It taught me what resilience and strength really looks like, and it taught me what community care and coming together and having mutual understandings and why it's so important. And to tell your story no matter. If you feel shame, It's more important to actually be truthful and honest and share, because others then can also come out, and it creates, you know, a larger collective voice for change. And so that changed me in my early 20s. And then I started in that kind of international development realm, but I really hated it. And I hated it because for me, all of the programs and how the funding was funnelled through, you know, the colonial, I would call it, I like how First Nations people call it, the Colonial project, because it's everywhere, and how, you know, certain, like massive, you know, powerful countries like the US would operate through their agendas, through funding. And so I kind of realized quite quickly that I wasn't into that kind of, you know, development framework-

Brad Webb: Or particularly-

Samara Shehata: Or practice. When you've been spending time in marginalized groups creating collectives and communities.

You know, yeah, so he's a hundred thousand dollars, but you've got to do A, B, C, D, E. And so I went back to become an artist. I came back to Australia, and then I became an art therapist 'cause I love understanding more about mental health and how the tools and, you know, practices to support transformation and understanding trauma and how that impacts people's lives. And then, but I'm an activist and an advocate at heart and so I found it really difficult to work on a one-on-one basis. And then I saw a position at ACON seven and a half years ago. And that kind of, I guess I really was able to then put all my skills together and especially as a queer woman and a queer woman of colour.

There's not many queer women of colour in leadership in this country in all different sectors. But particularly in the LGBTQ+ health sector, there's not many of us that have kind of stayed with this line of work, mainly because it's quite like we talked about, male-dominated due to that early HIV, those early HIV years. So yeah, it's an interesting position to be in at the moment. So at the moment my role covers transhealth equity, suicide prevention, and I also support the Needle and Syringe Program service in Sydney. So that also is an incredible service that's been running for, you know, 40 years as well, so.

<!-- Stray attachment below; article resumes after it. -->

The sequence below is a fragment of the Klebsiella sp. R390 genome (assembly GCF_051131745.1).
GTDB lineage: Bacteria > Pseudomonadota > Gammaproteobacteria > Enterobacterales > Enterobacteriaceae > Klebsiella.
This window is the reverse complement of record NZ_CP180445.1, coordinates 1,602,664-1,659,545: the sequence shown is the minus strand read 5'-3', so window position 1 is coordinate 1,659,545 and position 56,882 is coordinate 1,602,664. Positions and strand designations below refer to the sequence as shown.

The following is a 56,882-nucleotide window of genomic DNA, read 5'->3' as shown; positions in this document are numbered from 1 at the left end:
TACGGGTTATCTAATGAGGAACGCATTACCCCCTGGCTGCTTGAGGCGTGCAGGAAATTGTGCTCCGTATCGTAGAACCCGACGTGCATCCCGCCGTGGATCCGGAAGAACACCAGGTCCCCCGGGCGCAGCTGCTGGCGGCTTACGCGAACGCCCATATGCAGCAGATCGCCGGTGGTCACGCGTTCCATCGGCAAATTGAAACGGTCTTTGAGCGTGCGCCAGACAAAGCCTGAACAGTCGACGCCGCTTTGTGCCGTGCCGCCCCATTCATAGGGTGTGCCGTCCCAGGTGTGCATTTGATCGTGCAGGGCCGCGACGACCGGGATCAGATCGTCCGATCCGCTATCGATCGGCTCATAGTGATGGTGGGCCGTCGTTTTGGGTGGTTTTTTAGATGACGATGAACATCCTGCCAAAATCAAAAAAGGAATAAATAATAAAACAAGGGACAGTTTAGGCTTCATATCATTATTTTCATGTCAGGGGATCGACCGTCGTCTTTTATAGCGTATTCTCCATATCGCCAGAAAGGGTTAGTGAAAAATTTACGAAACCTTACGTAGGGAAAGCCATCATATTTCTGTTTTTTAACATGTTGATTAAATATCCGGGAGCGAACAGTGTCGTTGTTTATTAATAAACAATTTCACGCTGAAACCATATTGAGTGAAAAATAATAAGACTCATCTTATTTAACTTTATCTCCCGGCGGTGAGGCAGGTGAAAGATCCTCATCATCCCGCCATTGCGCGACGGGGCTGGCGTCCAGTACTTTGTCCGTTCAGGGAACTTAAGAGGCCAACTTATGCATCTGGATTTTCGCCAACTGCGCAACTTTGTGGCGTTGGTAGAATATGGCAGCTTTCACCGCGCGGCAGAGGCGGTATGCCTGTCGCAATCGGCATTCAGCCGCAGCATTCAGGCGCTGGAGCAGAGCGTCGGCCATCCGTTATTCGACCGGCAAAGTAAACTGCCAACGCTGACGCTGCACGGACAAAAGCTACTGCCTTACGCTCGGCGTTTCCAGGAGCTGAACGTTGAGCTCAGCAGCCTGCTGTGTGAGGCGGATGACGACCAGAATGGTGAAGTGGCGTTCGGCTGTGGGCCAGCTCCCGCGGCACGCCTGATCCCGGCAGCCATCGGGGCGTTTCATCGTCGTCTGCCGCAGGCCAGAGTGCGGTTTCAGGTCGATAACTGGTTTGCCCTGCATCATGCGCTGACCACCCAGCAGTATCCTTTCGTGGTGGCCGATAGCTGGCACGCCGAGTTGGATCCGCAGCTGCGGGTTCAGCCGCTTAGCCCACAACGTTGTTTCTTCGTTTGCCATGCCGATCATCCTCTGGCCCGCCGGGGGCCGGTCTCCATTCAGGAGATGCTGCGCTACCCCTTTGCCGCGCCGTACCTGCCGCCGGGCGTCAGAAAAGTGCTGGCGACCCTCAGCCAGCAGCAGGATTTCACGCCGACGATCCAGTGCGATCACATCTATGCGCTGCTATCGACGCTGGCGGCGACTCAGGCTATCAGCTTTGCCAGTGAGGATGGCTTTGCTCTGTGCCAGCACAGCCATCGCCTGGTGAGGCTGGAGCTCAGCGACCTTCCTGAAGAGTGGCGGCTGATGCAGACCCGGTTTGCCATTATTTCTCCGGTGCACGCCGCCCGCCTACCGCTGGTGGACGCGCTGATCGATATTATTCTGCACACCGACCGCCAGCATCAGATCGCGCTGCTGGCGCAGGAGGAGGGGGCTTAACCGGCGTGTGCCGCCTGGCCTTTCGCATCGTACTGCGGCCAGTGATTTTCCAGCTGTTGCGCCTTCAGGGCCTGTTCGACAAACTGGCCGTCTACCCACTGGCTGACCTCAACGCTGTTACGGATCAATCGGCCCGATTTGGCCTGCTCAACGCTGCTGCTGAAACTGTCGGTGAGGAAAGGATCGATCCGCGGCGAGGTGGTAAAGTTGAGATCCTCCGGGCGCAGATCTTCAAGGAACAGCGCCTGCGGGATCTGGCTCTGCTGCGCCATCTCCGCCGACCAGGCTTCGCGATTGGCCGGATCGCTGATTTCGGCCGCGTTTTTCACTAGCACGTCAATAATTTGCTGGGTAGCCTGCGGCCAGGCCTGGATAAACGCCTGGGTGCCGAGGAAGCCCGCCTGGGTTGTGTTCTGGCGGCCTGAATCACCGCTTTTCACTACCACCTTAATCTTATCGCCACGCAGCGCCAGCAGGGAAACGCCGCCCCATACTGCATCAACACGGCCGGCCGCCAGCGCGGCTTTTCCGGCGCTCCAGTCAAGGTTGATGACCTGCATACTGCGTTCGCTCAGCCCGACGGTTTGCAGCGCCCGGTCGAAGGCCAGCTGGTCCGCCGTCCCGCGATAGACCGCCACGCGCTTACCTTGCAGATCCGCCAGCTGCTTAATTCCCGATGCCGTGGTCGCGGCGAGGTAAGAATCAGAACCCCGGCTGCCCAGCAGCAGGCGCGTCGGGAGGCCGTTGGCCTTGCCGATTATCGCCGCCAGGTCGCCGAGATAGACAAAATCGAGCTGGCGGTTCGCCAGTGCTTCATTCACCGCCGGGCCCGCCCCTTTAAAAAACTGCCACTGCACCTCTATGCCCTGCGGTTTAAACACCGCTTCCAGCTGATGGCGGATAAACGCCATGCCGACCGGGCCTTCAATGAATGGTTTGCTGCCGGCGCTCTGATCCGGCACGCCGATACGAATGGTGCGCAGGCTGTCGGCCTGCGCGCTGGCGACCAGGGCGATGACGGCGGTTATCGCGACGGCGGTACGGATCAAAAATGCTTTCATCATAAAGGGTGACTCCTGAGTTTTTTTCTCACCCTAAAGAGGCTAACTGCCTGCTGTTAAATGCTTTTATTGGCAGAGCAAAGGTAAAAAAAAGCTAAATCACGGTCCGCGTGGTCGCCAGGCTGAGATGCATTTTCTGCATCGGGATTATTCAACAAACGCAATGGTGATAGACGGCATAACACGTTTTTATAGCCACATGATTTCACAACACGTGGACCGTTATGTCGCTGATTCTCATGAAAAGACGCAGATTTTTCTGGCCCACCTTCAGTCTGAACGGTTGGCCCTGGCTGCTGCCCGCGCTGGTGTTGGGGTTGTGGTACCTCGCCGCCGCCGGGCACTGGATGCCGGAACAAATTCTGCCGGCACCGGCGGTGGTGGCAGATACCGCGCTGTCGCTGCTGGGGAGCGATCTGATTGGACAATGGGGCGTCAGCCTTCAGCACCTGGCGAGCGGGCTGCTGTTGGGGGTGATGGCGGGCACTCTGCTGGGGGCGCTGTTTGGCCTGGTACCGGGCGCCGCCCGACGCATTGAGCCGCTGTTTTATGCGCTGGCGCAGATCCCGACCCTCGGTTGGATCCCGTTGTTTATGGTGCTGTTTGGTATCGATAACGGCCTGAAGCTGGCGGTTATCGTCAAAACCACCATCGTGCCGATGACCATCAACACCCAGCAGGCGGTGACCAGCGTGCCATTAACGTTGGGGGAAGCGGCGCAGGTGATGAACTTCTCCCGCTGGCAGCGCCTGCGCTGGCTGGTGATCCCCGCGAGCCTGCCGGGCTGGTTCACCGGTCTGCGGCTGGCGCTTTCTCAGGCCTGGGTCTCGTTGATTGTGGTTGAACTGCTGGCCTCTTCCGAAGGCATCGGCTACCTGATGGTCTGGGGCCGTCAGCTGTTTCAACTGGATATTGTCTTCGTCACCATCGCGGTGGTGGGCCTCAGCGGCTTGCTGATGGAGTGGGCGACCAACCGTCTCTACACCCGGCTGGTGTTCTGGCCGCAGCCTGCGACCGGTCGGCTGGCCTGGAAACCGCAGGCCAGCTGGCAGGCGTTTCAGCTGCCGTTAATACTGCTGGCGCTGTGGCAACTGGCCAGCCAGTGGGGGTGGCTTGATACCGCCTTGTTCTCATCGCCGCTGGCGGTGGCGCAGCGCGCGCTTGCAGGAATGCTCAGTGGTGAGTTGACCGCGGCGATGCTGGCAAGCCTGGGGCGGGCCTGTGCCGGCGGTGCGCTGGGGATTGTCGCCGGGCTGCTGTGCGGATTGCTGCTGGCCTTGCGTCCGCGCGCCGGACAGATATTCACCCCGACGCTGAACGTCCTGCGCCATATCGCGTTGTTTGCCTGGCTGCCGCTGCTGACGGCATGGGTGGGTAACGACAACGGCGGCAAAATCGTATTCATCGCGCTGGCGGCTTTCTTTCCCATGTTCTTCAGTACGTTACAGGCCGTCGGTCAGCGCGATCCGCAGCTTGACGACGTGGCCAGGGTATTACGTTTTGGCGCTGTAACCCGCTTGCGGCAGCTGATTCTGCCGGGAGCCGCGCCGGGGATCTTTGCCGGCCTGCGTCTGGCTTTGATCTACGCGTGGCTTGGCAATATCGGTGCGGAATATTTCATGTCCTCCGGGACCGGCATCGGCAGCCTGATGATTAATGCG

Brad Webb: And just to frame the discussion, we're about to have, health equity, can you explain that concept? What is health equity and why is that important?

Samara Shehata: I like to always talk about it visually, 'cause a lot of people have seen this graphic where you're looking at the football stadium

Brad Webb: And there's three boxes.

Samara Shehata: There's three boxes, and everyone's a different height or a different body. And health equity is not about giving the same box to everyone, it's actually making sure that the box suits that individual so they can see the same game as everyone else. So obviously it would have a different height or a different shape to make sure that people have that access. And so I frame it like that, that it's almost like a practice to really, I think what is not talked about is the values of time and how you need time in order to understand the needs of people across different identities, of different lived experiences. And therefore equity involves not one solution if there's a problem that's been identified, it's not one solution. It has to involve so many different solutions that I believe should be then peer led. I'm a big supporter of then peer or community led responses to an issue or a problem. So that's where I think equity kind of fits in in this landscape.

Brad Webb:  And so obviously equity has a very clear and direct relationship with one of the things we're here to talk about today, which is intersectionality. And the definition, and I've got here the term that describes how different aspects of a person's identity, such as their race, class, gender, sexuality, nationality, can expose them to overlapping and interconnected forms of discrimination or disadvantage. And it was a term originally coined by Kimberly Crenshaw, the American lawyer, scholar and activist, who wanted to remind people that oppression is linked and not separate. And in the context of Castle, for example, according to the Private Lives 3 survey, the health and wellbeing of LGBTQ+ people in Australia, and that's a national survey of the health and wellbeing of LGBTQ+ people in Australia that was last conducted in 2020, almost 4 in 10 of the participants there, it was 38.5%, reported experiences of having a disability, a long-term health condition.

1 in 10 reported a profound or severe disability. And then you moved to 20% were moderate disability, 6.4 mild disability. And it was notable in that study that there is a higher proportion of people reporting a disability in that study than there are in the Australian population. So for the people that Castle work with, there is an intersection often with sexuality, which compounds that sense of disadvantage or oppression that can occur. So when we talk about the technical terms and some of the data and the stats, when you hear the term intersectionality, what does that mean for you in the context of your role in supporting health equity?